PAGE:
I was asked whether Christians have to give a tithe or tenth.
You might notice the title is worded, “Do Christians have to…” versus, “Should Christians…” or “Can Christians…” If you want to give a tenth, that’s fine. I know Christians who say, “God expected a tenth in the Old Testament, so I want to give a tenth in the New Testament.” Many people look at the Mosaic Law for principles to apply today, including in the area of giving, and that’s fine. But if you think Christians have to give a tenth, that’s different and you should keep a few things in mind.
First, Christians are not under the Mosaic Law
Giving a tenth was commanded under the Mosaic Law. Christians are under the Law of Christ, which carries forth the morality in the Mosaic Law: “Do not lie…steal…murder…commit adultery.” You see all these commands confirmed in the New Testament. But the ceremonial commands – including those related to giving a tenth – are not maintained.
Second, God commanded giving a number of tithes.
There was a tithe for the Levites, the use of the temple and the feasts, and the poor of the land. This actually pushed the total closer to 23.3%.
Even though I’ve met a number of Christians who say Christians should give a tenth, I’ve never met any who feel bound to this higher percent.
Third, God commanded a tithe on more than money.
Under the Mosaic Law, people were expected to give a tenth of their grain, wine, oil, and even their animals. I’m not sure how this would apply today. Give one tenth of food or clothes?
Again, I’ve met Christians who feel bound to give a tenth like the Law commanded, but I’ve never met any who actually give a tenth like the Law commanded.
Fourth, if you feel bound to give a tithe, you should feel bound to the rest of the law.
In Galatians 5:3 Paul said, “I testify to every man who becomes circumcised that he is a debtor to keep the whole law.” (See also Rom 2:25 and Jam 2:10).
There’s no such thing as keeping part of the Law, or picking and choosing. If you feel bound to give a tithe because the Mosaic Law commands it, you should feel equally bound to obey the other 612 commands in the Law. Abstain from certain foods and avoid mixing certain fabrics together.
Fifth, the New Testament nowhere commands giving a tithe.
If giving a tithe was commanded under the Mosaic Law and then carried over to the New Testament, then we should feel bound to give a tithe. But the New Testament nowhere identifies or recommends a percentage to give.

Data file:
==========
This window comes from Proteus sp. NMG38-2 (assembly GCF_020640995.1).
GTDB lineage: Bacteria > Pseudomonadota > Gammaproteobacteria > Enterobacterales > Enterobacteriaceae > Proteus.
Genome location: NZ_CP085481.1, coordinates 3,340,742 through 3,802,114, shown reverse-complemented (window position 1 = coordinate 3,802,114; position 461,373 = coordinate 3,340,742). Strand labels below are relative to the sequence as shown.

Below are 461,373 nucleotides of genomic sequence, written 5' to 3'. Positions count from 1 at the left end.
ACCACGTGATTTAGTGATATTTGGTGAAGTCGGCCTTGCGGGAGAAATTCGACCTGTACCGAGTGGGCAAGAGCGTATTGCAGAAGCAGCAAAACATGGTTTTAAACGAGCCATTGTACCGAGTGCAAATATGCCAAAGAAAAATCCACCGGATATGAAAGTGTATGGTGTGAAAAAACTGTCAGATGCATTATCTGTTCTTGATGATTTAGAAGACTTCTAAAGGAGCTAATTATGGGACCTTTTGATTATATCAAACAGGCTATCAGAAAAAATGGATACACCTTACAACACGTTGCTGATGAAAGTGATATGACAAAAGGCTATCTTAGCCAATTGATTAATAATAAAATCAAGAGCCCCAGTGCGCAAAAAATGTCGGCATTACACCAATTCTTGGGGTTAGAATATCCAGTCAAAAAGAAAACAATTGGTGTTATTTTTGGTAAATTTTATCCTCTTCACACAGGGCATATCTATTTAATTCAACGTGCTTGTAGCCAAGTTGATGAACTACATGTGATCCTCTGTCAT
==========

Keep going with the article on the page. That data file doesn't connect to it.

The only time the word “tithe” is used in the New Testament is:
- Matthew 23:23 and Luke 11:42 when Jesus said, “Woe to you, scribes and Pharisees, hypocrites! For you pay tithe of mint and anise and cummin, and have neglected the weightier matters of the law: justifce and mercy and faith. These you ought to have done without leaving the others undone.”
- In Luke 18:12, in the Parable of the Pharisee and the Tax Collector, the Pharisee said, “I fast twice a week; I give tithes of all I possess.”
- Hebrews 7 discusses Abraham giving a tithe to Melchizedek.
Outside of those verses giving a tithe is nowhere mentioned. When Jesus said, “These you ought to have done without leaving the others undone,” He was speaking to people under the Old Covenant. The New Covenant was not instituted until the Last Supper. Therefore, these people should have been giving a tithe. But the absence from the epistles – the letters of instruction for Christian living – is particularly significant. If New Testament believers were expected to give a tithe, it’s inconceivable that no letters would discuss it.
Now you should notice the post doesn’t say, “Should Christians give?” Even though Christians don’t have to give a tithe, they do have to give. So how do they know how much? That’s the topic of this post.
Do you have any questions or thoughts? What were your previous views of giving a tithe? Respond in the comments section.